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Dolly Parton asks Tennessee lawmakers not to erect statue of her

The country music icon said the timing for a statue of her on Capitol grounds isn't quite right but is open to exploring the idea down the road.
/ Source: TODAY

Dolly Parton has asked state legislators in Tennessee to remove a proposed bill that would create a statue in her honor at the state Capitol. Why? She believes there are bigger issues to address.

"I want to thank the Tennessee legislature for their consideration of a bill to erect a statue of me on the Capitol grounds," the 77-year-old country music icon said in a statement shared Thursday on her Twitter. "I am honored and humbled by their intention but I have asked the leaders of the state legislature to remove the bill from any and all consideration.

"Given all that is going on in the world, I don't think putting me on a pedestal is appropriate at this time."

Parton next explained that in the future, if people still feel she is deserving of such a tribute, lawmakers can follow through with their plans.

"I hope, though, that somewhere down the road several years from now or perhaps after I'm gone if you still feel I deserve it, then I'm certain I will stand proud in our great State Capitol as a grateful Tennessean," she wrote.

In January, Democratic state Rep. John Mark Windle introduced a bill that would place a statue of Parton on the Capitol grounds facing in the direction of the Ryman Auditorium, a former home of the Grand Ole Opry.

"At this point in history, is there a better example, not just in America but in the world, of a leader that is (a) kind, decent, passionate human being?" Windle said at the time according to the AP. "(She’s) a passionate person who loves everyone, and everyone loves her."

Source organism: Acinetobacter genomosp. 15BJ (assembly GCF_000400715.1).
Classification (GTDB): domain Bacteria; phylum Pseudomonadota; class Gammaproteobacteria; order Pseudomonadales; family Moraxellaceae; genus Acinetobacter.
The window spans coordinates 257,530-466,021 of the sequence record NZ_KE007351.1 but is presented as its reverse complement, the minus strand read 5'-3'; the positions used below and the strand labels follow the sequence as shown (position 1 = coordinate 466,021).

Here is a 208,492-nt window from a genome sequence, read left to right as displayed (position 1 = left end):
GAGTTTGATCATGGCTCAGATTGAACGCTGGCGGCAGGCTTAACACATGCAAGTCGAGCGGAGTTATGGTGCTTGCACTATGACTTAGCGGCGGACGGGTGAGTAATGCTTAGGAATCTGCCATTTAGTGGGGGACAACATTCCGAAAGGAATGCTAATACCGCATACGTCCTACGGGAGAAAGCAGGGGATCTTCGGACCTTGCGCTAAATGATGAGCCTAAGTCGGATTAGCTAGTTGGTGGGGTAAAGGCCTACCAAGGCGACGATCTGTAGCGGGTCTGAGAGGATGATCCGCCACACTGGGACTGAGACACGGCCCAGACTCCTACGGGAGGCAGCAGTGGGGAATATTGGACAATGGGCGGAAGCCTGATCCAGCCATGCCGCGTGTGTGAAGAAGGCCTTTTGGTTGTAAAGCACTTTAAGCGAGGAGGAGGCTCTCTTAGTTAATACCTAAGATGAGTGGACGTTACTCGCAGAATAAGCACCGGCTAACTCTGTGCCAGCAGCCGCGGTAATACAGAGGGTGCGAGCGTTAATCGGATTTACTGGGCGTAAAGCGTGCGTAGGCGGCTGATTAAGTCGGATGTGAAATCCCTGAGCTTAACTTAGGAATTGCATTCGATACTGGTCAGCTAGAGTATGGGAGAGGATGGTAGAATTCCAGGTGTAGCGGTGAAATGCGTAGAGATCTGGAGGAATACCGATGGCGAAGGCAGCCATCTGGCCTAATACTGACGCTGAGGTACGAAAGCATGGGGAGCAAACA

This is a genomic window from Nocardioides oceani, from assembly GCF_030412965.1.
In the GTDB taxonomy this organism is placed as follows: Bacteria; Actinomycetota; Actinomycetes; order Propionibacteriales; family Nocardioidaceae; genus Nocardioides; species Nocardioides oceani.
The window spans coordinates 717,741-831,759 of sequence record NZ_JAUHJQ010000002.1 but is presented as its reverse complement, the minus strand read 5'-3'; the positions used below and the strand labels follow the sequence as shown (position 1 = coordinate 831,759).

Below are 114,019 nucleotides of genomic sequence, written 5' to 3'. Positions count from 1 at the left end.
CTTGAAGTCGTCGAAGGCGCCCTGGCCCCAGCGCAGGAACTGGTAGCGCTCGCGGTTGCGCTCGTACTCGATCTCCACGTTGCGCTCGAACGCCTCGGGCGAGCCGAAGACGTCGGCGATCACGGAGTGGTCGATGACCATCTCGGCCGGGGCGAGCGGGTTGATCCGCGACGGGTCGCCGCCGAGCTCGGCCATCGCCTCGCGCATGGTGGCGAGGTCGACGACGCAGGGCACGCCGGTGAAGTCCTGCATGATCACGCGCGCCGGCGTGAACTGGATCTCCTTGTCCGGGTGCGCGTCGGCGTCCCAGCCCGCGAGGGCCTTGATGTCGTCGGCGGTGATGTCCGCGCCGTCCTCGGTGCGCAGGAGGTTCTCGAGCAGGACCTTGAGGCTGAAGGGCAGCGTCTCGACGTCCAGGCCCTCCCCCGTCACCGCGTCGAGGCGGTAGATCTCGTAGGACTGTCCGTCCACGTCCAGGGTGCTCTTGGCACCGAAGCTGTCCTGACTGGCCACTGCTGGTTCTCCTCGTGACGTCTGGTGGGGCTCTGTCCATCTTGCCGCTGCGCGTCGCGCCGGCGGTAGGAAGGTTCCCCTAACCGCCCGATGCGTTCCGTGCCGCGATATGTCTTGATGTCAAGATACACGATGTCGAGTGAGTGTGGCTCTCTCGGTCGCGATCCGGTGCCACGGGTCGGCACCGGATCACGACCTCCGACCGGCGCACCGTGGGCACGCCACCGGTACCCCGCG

On Feb. 9, the bill passed Tennessee's House naming committee with unanimous support. It was on its way to the state government committee for consideration before Parton publicly axed it.

This also isn't the first honor the "Jolene" singer has turned down. On TODAY, she revealed she had turned down the Presidential Medal of Freedom not once but twice.

For now, Parton said she is going to keep doing what she does best: work. She concluded her statement Thursday, saying, "In the meantime, I'll continue to try to do good work to make this great state proud."

For the country music fans out there disappointed they won't see her likeness cast in bronze: A statue of her that debuted in 1987 lives in the heart of Sevierville, Tennessee, her hometown. Parton can be seen strumming a guitar while sitting on a rock, smiling proud and bright in true Dolly fashion.